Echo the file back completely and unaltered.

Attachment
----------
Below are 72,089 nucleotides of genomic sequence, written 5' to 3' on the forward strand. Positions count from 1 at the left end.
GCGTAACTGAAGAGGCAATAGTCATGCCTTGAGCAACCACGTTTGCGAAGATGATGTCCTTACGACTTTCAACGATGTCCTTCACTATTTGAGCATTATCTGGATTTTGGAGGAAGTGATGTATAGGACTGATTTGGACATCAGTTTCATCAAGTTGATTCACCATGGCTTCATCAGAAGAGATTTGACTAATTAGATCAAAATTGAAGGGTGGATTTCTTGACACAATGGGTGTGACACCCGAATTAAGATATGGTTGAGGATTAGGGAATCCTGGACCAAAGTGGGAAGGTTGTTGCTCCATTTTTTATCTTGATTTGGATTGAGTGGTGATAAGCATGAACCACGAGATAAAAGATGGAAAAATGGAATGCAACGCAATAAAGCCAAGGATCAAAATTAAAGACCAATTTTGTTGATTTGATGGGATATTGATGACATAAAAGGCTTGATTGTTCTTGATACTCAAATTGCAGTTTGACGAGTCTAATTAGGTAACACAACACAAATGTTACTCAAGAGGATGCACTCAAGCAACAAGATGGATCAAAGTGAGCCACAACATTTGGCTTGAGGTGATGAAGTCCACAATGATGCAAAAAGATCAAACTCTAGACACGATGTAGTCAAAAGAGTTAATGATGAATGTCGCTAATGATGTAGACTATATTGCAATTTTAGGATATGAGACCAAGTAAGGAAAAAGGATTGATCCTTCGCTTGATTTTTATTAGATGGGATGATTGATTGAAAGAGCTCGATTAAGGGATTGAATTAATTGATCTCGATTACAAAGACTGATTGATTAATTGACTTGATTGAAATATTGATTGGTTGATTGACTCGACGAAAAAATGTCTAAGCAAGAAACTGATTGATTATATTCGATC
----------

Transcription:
Below are 72,089 nucleotides of genomic sequence, written 5' to 3' on the forward strand. Positions count from 1 at the left end.
GCGTAACTGAAGAGGCAATAGTCATGCCTTGAGCAACCACGTTTGCGAAGATGATGTCCTTACGACTTTCAACGATGTCCTTCACTATTTGAGCATTATCTGGATTTTGGAGGAAGTGATGTATAGGACTGATTTGGACATCAGTTTCATCAAGTTGATTCACCATGGCTTCATCAGAAGAGATTTGACTAATTAGATCAAAATTGAAGGGTGGATTTCTTGACACAATGGGTGTGACACCCGAATTAAGATATGGTTGAGGATTAGGGAATCCTGGACCAAAGTGGGAAGGTTGTTGCTCCATTTTTTATCTTGATTTGGATTGAGTGGTGATAAGCATGAACCACGAGATAAAAGATGGAAAAATGGAATGCAACGCAATAAAGCCAAGGATCAAAATTAAAGACCAATTTTGTTGATTTGATGGGATATTGATGACATAAAAGGCTTGATTGTTCTTGATACTCAAATTGCAGTTTGACGAGTCTAATTAGGTAACACAACACAAATGTTACTCAAGAGGATGCACTCAAGCAACAAGATGGATCAAAGTGAGCCACAACATTTGGCTTGAGGTGATGAAGTCCACAATGATGCAAAAAGATCAAACTCTAGACACGATGTAGTCAAAAGAGTTAATGATGAATGTCGCTAATGATGTAGACTATATTGCAATTTTAGGATATGAGACCAAGTAAGGAAAAAGGATTGATCCTTCGCTTGATTTTTATTAGATGGGATGATTGATTGAAAGAGCTCGATTAAGGGATTGAATTAATTGATCTCGATTACAAAGACTGATTGATTAATTGACTTGATTGAAATATTGATTGGTTGATTGACTCGACGAAAAAATGTCTAAGCAAGAAACTGATTGATTATATTCGATC